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Black Pearls

The lagoons at the heart-breakingly beautiful French Polynesian island of Mangareva produce the best black pearls in the world, at least according to the pearl farmers who live and work there. The farms don’t look like much – just wooden shacks over the water built on concrete pillars on top of a reef and a bunch of buoys in the surrounding waters. These shacks look like casual fishing houses one might find on a lake somewhere. Despite their modest appearance, what they produce is truly spectacular.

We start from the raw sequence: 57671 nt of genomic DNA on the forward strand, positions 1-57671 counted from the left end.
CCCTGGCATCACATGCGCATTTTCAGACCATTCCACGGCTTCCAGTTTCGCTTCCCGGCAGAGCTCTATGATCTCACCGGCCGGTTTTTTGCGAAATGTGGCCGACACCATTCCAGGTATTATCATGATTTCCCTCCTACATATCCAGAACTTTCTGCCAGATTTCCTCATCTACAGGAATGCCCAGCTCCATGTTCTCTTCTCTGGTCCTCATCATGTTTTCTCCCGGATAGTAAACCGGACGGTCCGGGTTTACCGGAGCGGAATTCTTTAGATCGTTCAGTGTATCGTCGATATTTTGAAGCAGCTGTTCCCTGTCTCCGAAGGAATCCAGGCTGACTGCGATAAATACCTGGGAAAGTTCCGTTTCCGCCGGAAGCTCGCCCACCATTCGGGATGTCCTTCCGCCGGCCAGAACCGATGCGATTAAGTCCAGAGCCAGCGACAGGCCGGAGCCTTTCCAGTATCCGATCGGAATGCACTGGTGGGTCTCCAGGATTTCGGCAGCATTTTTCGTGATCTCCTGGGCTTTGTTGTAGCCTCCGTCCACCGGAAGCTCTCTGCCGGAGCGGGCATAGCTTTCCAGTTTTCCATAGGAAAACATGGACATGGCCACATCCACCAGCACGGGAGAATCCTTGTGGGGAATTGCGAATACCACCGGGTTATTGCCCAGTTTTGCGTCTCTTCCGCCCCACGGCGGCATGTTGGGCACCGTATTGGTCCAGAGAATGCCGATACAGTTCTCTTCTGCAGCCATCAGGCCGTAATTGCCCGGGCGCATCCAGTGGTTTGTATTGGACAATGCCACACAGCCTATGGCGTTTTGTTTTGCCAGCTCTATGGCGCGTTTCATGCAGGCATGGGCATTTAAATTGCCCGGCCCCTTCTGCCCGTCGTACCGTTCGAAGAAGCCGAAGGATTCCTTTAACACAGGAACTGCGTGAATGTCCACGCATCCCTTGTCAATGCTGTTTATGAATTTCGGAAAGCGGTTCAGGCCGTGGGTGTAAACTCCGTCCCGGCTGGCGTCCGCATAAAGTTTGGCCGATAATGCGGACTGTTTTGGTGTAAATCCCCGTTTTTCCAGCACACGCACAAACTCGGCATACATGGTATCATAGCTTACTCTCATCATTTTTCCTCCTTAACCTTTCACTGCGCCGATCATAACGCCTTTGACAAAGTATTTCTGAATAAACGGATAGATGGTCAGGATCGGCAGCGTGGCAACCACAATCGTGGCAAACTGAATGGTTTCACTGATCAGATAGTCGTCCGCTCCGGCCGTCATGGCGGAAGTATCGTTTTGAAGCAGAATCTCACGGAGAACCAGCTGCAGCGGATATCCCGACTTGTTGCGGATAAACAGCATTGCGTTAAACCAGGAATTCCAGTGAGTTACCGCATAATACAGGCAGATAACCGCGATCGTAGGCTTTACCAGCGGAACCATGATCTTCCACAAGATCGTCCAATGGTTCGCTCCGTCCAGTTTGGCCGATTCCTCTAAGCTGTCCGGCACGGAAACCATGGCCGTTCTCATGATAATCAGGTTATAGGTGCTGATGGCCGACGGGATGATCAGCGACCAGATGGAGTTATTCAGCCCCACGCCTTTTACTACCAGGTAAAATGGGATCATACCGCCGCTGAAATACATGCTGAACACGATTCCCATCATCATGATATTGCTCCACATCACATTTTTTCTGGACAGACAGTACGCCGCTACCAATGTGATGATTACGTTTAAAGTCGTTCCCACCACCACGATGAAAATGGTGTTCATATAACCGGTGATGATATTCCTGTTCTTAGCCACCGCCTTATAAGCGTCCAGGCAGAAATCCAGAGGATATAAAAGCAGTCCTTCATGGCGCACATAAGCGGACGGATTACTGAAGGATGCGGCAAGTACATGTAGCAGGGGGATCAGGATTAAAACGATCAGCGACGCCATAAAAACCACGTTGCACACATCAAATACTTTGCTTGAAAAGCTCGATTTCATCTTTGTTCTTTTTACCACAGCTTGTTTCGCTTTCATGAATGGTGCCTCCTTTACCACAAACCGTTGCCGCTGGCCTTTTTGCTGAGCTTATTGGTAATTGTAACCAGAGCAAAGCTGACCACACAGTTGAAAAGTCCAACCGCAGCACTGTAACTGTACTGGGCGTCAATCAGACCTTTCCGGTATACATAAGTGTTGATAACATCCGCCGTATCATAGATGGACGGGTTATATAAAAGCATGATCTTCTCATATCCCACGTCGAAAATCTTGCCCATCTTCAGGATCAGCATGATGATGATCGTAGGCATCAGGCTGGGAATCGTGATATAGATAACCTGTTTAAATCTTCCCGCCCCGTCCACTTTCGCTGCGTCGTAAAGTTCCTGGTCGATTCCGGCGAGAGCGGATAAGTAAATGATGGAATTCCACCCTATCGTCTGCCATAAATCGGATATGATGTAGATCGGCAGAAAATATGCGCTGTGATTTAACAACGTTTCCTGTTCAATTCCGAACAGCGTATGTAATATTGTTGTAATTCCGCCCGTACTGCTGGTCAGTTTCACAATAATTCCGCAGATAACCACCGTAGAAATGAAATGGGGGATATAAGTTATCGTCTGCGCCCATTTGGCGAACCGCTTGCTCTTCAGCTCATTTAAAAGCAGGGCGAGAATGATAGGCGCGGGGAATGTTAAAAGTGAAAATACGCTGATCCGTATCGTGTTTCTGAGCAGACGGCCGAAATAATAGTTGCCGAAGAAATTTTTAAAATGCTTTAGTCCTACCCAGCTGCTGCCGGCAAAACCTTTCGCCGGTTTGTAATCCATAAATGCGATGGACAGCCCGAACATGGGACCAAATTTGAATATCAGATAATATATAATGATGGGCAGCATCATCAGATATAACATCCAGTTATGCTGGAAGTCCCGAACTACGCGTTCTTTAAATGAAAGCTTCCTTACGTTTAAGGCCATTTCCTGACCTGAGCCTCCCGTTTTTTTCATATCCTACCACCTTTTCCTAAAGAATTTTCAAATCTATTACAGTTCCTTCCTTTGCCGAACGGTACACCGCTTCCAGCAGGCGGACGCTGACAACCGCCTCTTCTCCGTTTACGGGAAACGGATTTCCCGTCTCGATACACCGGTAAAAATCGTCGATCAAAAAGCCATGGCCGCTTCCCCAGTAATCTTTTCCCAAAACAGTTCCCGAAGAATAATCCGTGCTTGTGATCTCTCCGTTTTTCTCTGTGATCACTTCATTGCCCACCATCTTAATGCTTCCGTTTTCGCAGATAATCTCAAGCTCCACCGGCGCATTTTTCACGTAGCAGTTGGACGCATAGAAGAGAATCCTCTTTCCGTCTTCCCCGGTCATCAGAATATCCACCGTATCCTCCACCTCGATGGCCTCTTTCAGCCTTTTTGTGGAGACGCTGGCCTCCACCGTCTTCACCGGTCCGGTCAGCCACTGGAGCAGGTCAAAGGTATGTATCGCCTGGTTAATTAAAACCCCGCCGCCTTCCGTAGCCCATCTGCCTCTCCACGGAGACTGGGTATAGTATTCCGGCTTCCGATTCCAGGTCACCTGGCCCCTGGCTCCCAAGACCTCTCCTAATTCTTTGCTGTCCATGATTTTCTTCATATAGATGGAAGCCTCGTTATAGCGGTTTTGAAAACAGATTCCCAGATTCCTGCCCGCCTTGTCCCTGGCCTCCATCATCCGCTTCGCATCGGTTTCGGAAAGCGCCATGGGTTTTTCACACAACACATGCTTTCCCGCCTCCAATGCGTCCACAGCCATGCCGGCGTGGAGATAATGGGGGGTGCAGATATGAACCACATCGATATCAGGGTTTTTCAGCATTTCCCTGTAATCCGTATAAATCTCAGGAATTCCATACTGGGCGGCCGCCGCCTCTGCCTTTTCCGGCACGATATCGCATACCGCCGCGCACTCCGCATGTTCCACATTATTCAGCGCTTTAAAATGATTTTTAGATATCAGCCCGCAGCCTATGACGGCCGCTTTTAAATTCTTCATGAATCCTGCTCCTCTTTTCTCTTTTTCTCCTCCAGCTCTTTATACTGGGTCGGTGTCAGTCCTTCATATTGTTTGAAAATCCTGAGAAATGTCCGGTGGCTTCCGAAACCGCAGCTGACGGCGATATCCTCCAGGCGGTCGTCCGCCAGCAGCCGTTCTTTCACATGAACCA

While in Mangareva, Picton Castle crew befriended a number of pearl farmers, or more accurately, they befriended us. There are quite a few different farms surrounding the island and each farm employs anywhere from two to twenty people, depending on the size of the operation. Within the farm there are a number of different jobs, so the guys we met identified themselves as divers, surgeons or bosses. Some of the farmers invited us out to their farm, so they came to collect five of us in their big aluminum work-boat the next morning and take us to the other side of the island. Upon arriving at the farm, we got out of the boat and went inside. There were about ten people working that day, two of them wearing wetsuits (we were right in assuming they were the divers). That morning they had collected about 40 cages of oysters and brought them to the farm building. The buoys we had seen above the water mark where the cages are, underneath the water, attached to long lines between the buoys. The cages are kept at depths of up to 12 metres and the divers use only snorkels as they plunge below the surface to collect them. Once the cages are at the farm, they are opened up and the oysters are removed. Using big butchers knives, any extra growth on the outside of the shell is scraped off. The oysters are stacked in crates and passed to the next station where another person uses what looks like a fine chisel to open the oyster shell a quarter of an inch, enough to stick in a plastic wedge. From there the oysters go back into the crates and on to the surgeons. Picking up one oyster at a time, the surgeon kneads the soft tissue inside the shell to feel for a pearl. If something is felt, the surgeon inserts a tool which pries the shell open about half an inch – just enough to get the pearl out without separating the tissue from the interior of the shell. Each surgeon’s workbench (there were two surgeons at the farm we visited, including the one woman working at the farm) has a clamp with a spring mounted on the bench for them to put the oyster in so that they can work with both hands while the shell is at eye level. With a tiny scalpel, the surgeon makes a very small incision in the oyster. Using a long tool with a small metal ring on the end, the surgeon kneads the pearl toward the incision, popping it out and scooping it out of the shell. If the pearl is good, something of the same size is inserted back in through the incision to the pearl’s original resting place and the spreader is removed. If the pearl is misshapen, deformed, ridged, or nonexistent, the oyster is removed from service. Each oyster can be grafted in this way four times, each time producing a successively larger pearl. The oysters we saw were on their second graft, so the surgeons were replacing the pearls in the good pearl producing oysters with freshwater pearls from the Mississipi delta for the oyster to use them as a core to continue to form an even bigger black pearl around. All of the oysters that have been reseeded are put back into cages. The cages look to me like shoe racks – about two feet wide and four feet long with rows of pockets on one side and a line on top to tie it to the line below the water. Each oyster shell has a small hole drilled in it for a piece of fishing line to go through. The oyster is placed in the pocket, then the flap of the pocket is closed and the oyster is tied in place to keep it in the pocket and to keep the pocket shut. As the oysters are placed back into the cages, the cages are hung below the dock at the farm building so the oysters spend as little time as possible out of the water. At the end of the work day, the cages are brought back out to the buoys and tied to the lines below the water again. In order to produce the best result, the oysters need to have maximum water circulation around them. It takes two years to grow a pearl, but the cages are brought out of the water for cleaning every three months or so. They used to use scrub brushes to remove the underwater growth, but now they use pressure washers. The farm we visited has between 200,000 and 300,000 oysters, kept about 20 to a cage, so I imagine the cleaning is constant – as soon as they have them all clean, it would be time to start again. While we were at the farm the guys opened up the rejected oysters and cut out just the muscle for us to eat raw with some lemon juice. Kind of like a scallop. We also got a whole bag of oyster muscles to take back to the ship for the rest of the crew to enjoy as well. We were then each invited to choose one pearl – not the rejected ones, but a high quality round one with lustrous colour. They are best displayed in salt water and we learned that the best way to polish them is to put them in a jar with a lot of salt and a little water and shake. The value of the pearl is determined by its size and colour – some shine red, blue or green. Shape seems to be less important, as long as it is smooth and shiny. A single pearl, one that is large, perfect and has good colour, can be worth thousands of dollars. Throughout our time in Mangareva, a number of our crew recieved some black pearls as gifts and some by trading. The slightly misshapen pearls are of little value to the farmers because they’re not worth much commercially, but to me they’re just as interesting. Many of our gang can now say they have some South Seas treasure!